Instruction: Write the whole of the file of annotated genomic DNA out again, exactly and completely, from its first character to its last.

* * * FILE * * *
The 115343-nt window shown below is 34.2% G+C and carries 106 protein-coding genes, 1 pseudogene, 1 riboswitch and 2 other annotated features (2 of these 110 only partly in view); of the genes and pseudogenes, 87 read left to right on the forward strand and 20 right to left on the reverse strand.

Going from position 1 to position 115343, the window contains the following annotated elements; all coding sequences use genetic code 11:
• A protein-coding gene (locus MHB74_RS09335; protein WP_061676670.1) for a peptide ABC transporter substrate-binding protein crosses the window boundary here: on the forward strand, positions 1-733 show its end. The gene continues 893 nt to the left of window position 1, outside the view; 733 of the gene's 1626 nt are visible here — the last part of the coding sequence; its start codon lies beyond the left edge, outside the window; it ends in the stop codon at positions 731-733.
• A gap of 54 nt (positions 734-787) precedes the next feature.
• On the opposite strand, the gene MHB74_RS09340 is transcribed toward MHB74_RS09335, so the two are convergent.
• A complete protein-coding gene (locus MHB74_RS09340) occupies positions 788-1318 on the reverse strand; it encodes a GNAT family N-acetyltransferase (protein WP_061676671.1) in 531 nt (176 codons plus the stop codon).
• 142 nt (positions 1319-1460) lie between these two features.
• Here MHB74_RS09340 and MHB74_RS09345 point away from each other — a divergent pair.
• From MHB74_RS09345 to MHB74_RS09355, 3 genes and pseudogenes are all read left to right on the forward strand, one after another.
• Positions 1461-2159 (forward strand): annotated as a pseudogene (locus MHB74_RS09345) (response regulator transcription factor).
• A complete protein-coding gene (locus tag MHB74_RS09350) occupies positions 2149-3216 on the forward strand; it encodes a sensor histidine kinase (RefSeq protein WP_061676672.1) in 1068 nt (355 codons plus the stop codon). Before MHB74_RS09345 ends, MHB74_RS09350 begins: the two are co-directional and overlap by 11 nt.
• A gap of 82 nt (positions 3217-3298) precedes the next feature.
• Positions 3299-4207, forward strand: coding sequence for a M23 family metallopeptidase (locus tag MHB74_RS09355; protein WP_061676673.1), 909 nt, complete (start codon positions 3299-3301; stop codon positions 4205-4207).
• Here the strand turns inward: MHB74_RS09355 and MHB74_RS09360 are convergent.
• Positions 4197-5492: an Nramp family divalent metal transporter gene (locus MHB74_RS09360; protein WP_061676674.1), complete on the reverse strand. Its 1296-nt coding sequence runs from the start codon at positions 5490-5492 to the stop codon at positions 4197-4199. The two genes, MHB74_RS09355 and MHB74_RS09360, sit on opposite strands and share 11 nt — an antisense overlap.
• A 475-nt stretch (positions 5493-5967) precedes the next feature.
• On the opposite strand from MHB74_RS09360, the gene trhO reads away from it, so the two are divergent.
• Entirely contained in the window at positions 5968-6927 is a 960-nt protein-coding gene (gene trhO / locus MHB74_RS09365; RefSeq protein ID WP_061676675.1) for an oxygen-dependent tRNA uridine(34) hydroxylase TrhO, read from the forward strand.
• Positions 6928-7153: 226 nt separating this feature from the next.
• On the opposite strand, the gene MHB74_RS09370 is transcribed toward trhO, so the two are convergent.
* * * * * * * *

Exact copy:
The 115343-nt window shown below is 34.2% G+C and carries 106 protein-coding genes, 1 pseudogene, 1 riboswitch and 2 other annotated features (2 of these 110 only partly in view); of the genes and pseudogenes, 87 read left to right on the forward strand and 20 right to left on the reverse strand.

Going from position 1 to position 115343, the window contains the following annotated elements; all coding sequences use genetic code 11:
• A protein-coding gene (locus MHB74_RS09335; protein WP_061676670.1) for a peptide ABC transporter substrate-binding protein crosses the window boundary here: on the forward strand, positions 1-733 show its end. The gene continues 893 nt to the left of window position 1, outside the view; 733 of the gene's 1626 nt are visible here — the last part of the coding sequence; its start codon lies beyond the left edge, outside the window; it ends in the stop codon at positions 731-733.
• A gap of 54 nt (positions 734-787) precedes the next feature.
• On the opposite strand, the gene MHB74_RS09340 is transcribed toward MHB74_RS09335, so the two are convergent.
• A complete protein-coding gene (locus MHB74_RS09340) occupies positions 788-1318 on the reverse strand; it encodes a GNAT family N-acetyltransferase (protein WP_061676671.1) in 531 nt (176 codons plus the stop codon).
• 142 nt (positions 1319-1460) lie between these two features.
• Here MHB74_RS09340 and MHB74_RS09345 point away from each other — a divergent pair.
• From MHB74_RS09345 to MHB74_RS09355, 3 genes and pseudogenes are all read left to right on the forward strand, one after another.
• Positions 1461-2159 (forward strand): annotated as a pseudogene (locus MHB74_RS09345) (response regulator transcription factor).
• A complete protein-coding gene (locus tag MHB74_RS09350) occupies positions 2149-3216 on the forward strand; it encodes a sensor histidine kinase (RefSeq protein WP_061676672.1) in 1068 nt (355 codons plus the stop codon). Before MHB74_RS09345 ends, MHB74_RS09350 begins: the two are co-directional and overlap by 11 nt.
• A gap of 82 nt (positions 3217-3298) precedes the next feature.
• Positions 3299-4207, forward strand: coding sequence for a M23 family metallopeptidase (locus tag MHB74_RS09355; protein WP_061676673.1), 909 nt, complete (start codon positions 3299-3301; stop codon positions 4205-4207).
• Here the strand turns inward: MHB74_RS09355 and MHB74_RS09360 are convergent.
• Positions 4197-5492: an Nramp family divalent metal transporter gene (locus MHB74_RS09360; protein WP_061676674.1), complete on the reverse strand. Its 1296-nt coding sequence runs from the start codon at positions 5490-5492 to the stop codon at positions 4197-4199. The two genes, MHB74_RS09355 and MHB74_RS09360, sit on opposite strands and share 11 nt — an antisense overlap.
• A 475-nt stretch (positions 5493-5967) precedes the next feature.
• On the opposite strand from MHB74_RS09360, the gene trhO reads away from it, so the two are divergent.
• Entirely contained in the window at positions 5968-6927 is a 960-nt protein-coding gene (gene trhO / locus MHB74_RS09365; RefSeq protein ID WP_061676675.1) for an oxygen-dependent tRNA uridine(34) hydroxylase TrhO, read from the forward strand.
• Positions 6928-7153: 226 nt separating this feature from the next.
• On the opposite strand, the gene MHB74_RS09370 is transcribed toward trhO, so the two are convergent.